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In response to Redefining Tourism in Tahoe

Too Late


This should have been thought out years ago as it’s too late to reverse the side effects of overtourism. The locals will continue to get squeezed out and workforces will dwindle to almost zero in the immediate future! Reactionary planning will not fix this and the Tahoe/Truckee area businesses will soon cease to exist. Local and county officials are only after $$$$$$ and it’s sad.  

~ Brian Sumner, Kings Beach, via Instagram

In response to community grant program

LCF Spreads the Love

It is with gratitude that the Lahontan Community Foundation announces the awarding of $168,000 in grants to 23 nonprofits serving the Truckee/North Lake Tahoe community. The generosity of the Lahontan membership allowed us to continue our giving, as we have for the past two decades, despite not being able to hold any of our signature fundraisers last year due to Covid.

We could not have done this alone. Business partners in Truckee have stepped up to help us in our fundraising activities by providing items and services. Our continued thanks to: Raley’s O-N-E- Market, Mountain Hardware and Sports, Mountain Home Center, Como, Truckee Tavern, JL’s Smoke Shop, and Mountain Meats. These local businesses deserve our patronage and support, especially after the uncertainty of the past year.

The Lahontan Community Foundation Fund, through the Parasol Tahoe Community Foundation, granted funding this year to: Achieve Tahoe, Aim High, Big Brothers Big Sisters of Northern Sierras, Boys & Girls Club of North Lake Tahoe, Gateway Mountain Center, Humane Society of Truckee Tahoe, Girls on the Run Sierras, High Fives Foundation, Kids & Horses, Lake Tahoe Shakespeare Festival, Sierra Community House, Sierra Senior Services, Slow Food Lake Tahoe, SOS Outreach, Tahoe Rim Trail Association, Tahoe School of Music, Tahoe’s Connection for Families, The Truckee Roundhouse, Think Kindness, Truckee Community Christmas, Truckee Community Theater, and Truckee Day, Truckee Trails Foundation.
    ~ Suzanne Smith, Truckee, via letter

Regarding to a culture of “more”

Traitors in Our Midst

In legal terms, “the cause” is the reason something happens. By contrast, “a Cause” is group advocacy on one or more issues of interest (I will use capital C for this use of the term). That interest may be [in order to benefit the] public, a group, or the self. The trick sometimes is in telling which applies.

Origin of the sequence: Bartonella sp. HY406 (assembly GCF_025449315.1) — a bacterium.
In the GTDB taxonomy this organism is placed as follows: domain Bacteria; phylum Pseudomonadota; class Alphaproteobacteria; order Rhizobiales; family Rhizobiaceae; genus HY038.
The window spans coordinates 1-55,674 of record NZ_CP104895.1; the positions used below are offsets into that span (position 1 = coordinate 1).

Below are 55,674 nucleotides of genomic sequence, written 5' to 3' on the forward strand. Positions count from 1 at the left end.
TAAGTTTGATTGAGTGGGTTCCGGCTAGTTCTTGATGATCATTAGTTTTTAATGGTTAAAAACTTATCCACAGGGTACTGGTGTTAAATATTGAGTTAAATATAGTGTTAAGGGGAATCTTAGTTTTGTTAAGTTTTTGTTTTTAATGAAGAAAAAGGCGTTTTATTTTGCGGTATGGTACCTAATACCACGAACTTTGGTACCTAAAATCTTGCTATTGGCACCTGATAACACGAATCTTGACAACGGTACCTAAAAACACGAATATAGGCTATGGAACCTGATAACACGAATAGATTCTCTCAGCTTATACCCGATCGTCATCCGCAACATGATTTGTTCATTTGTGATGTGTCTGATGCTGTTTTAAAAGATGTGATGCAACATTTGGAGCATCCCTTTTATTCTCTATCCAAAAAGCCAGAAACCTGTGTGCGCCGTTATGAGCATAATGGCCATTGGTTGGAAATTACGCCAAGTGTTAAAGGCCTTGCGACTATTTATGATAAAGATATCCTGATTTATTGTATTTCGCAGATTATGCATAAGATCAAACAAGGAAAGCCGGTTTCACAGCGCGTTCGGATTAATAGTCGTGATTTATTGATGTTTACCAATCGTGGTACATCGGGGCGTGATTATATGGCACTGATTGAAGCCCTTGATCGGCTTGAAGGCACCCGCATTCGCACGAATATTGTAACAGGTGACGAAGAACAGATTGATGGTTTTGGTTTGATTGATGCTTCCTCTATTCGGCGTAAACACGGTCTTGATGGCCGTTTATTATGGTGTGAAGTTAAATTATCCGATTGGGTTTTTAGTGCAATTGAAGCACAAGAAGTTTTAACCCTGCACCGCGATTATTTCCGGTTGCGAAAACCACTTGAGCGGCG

At Tahoe, there are a growing number of Causes that advocate for environmental preservation. Why not? Tahoe has a growing number of issues. But one of those growing issues has become discerning whose interests are being represented. This is getting harder to tell and more important to know.

The number one cause of Tahoe’s problems is too many people. Not all Causes either believe this or advocate for a solution. What is worse, some are directly adding to the problem in the name of preservation. Getting more creative at describing or packaging our problems doesn’t mean we are smarter at getting the needed answers to solve them. Smart growth, sustainable tourism, and other clever names and phrases sound progressive, but too often simply promote more of everything, mostly more development. 

Concerned citizens want to help. I get asked all the time which groups I should send a check to help. I say, find the groups that are trying to do with less.
We are getting further trapped in this culture of more. More residents, more development, more roads, more tourists at more times of the year, more taxes, more attractions, more, more, more. It is clearly not working. We mostly have more problems.

~ Ann Nichols, Crystal Bay, via letter

In response to geocaching and the sharing of ‘secret’ spots

Sierra, Not Disneyland

Sometimes it’s sad to see things [like access to previously restricted natural areas] posted. People need to realize that these locations are natural; they are not an amusement park that can be rebuilt easily if they are not taken care of. There are locations that have been shut down because of too many people, and sometimes it’s so harmful to post these places instead of letting people discover them on their own. 

~ Tina Zander-Auldridge, Truckee, via Instagram

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